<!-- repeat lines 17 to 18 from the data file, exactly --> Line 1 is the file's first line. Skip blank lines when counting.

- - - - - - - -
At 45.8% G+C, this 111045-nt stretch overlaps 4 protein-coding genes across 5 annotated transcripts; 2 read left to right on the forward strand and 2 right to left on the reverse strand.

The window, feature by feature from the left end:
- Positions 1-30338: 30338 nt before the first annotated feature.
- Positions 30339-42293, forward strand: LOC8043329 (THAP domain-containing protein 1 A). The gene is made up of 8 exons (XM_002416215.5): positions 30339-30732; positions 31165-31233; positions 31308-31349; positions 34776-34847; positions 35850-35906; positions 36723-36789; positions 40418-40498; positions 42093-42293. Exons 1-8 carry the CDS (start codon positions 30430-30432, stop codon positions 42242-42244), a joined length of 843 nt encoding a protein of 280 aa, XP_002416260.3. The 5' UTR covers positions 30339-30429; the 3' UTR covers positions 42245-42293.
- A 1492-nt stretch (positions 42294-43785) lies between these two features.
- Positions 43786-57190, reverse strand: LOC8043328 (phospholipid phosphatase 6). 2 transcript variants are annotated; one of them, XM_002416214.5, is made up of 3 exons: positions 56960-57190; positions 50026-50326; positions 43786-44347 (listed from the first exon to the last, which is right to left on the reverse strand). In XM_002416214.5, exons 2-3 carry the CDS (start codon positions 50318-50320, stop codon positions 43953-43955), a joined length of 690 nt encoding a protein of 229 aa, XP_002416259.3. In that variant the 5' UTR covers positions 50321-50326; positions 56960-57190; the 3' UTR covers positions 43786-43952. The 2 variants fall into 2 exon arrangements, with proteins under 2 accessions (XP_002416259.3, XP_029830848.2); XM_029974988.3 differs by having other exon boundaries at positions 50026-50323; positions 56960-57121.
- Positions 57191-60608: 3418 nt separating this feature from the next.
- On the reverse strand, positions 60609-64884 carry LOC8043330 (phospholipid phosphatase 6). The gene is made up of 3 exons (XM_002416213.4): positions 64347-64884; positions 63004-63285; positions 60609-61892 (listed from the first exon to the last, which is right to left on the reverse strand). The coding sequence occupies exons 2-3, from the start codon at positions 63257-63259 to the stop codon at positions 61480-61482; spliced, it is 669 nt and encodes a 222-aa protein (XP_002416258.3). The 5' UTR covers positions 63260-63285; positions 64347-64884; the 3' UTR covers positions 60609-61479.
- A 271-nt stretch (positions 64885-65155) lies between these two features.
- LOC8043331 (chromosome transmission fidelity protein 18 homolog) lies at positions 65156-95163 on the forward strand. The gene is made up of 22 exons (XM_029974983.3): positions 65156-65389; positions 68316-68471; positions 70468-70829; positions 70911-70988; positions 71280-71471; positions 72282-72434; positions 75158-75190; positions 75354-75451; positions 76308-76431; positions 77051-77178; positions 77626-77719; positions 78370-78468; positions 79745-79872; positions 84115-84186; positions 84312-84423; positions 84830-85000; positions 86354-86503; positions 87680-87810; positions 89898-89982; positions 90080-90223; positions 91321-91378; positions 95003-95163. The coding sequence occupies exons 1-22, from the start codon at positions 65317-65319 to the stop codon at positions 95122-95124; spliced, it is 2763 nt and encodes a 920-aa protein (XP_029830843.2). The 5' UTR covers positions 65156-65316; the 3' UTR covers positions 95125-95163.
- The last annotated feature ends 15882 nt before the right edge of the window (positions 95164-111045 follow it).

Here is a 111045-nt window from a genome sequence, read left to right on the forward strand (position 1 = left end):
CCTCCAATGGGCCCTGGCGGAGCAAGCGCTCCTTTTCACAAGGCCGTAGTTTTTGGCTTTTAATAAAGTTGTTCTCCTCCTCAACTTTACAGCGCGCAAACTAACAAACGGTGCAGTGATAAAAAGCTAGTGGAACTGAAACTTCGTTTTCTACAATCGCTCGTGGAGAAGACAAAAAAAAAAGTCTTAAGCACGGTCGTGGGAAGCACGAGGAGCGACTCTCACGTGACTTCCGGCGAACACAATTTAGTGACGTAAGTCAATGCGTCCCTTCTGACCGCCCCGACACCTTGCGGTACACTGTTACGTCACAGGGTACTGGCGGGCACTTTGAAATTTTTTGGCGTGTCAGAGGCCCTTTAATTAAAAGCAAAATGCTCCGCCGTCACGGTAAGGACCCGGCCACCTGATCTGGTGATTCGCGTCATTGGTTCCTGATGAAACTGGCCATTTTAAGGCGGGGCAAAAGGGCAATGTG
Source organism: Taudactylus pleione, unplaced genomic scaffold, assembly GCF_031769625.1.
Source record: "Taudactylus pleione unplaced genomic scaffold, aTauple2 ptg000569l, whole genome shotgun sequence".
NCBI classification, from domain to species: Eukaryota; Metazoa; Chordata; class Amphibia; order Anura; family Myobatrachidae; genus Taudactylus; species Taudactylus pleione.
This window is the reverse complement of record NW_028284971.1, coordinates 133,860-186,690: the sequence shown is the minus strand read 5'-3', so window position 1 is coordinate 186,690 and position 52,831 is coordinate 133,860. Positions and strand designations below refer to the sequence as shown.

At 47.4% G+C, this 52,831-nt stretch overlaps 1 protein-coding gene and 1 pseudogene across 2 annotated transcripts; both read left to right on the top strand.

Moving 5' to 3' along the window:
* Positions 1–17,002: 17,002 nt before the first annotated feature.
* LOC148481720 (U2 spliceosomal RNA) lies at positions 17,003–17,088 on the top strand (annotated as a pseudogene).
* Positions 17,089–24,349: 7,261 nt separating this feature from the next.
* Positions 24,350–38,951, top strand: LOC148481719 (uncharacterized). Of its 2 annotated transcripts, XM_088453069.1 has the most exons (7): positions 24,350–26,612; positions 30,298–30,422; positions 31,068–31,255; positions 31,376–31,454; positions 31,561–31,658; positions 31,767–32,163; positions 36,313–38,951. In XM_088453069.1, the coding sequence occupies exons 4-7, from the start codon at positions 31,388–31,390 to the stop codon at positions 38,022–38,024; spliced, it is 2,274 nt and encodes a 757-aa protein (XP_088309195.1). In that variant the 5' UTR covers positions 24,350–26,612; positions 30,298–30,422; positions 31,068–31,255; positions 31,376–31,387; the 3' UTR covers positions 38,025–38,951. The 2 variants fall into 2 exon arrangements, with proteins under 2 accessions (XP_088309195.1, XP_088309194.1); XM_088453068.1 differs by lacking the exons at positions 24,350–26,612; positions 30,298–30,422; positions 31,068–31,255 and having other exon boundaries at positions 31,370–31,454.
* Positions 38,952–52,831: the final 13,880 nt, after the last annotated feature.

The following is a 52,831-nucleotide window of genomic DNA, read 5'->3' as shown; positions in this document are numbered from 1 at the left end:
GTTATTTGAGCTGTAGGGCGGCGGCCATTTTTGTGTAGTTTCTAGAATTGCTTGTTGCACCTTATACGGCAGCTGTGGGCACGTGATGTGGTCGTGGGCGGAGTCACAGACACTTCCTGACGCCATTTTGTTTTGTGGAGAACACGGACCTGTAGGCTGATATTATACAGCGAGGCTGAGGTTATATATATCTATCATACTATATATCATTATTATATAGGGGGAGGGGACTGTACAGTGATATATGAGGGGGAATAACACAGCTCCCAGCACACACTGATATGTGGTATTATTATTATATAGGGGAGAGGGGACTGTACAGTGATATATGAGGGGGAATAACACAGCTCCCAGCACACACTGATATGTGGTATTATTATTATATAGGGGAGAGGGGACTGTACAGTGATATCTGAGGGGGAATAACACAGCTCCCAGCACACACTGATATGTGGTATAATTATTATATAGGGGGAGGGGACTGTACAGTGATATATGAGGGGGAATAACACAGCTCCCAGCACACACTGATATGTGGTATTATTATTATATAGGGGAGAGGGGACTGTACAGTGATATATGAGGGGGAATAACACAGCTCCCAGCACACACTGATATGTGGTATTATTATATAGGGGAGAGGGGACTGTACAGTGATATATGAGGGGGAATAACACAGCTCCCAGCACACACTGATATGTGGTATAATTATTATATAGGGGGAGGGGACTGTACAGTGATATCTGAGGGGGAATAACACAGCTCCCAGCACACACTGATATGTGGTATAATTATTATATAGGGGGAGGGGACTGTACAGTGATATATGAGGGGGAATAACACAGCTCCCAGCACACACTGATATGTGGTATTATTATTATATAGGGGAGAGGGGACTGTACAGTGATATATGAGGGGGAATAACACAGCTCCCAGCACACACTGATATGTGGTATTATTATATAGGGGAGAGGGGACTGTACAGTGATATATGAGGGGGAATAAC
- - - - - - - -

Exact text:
This window is the reverse complement of record NW_028284971.1, coordinates 133,860-186,690: the sequence shown is the minus strand read 5'-3', so window position 1 is coordinate 186,690 and position 52,831 is coordinate 133,860. Positions and strand designations below refer to the sequence as shown.

At 47.4% G+C, this 52,831-nt stretch overlaps 1 protein-coding gene and 1 pseudogene across 2 annotated transcripts; both read left to right on the top strand.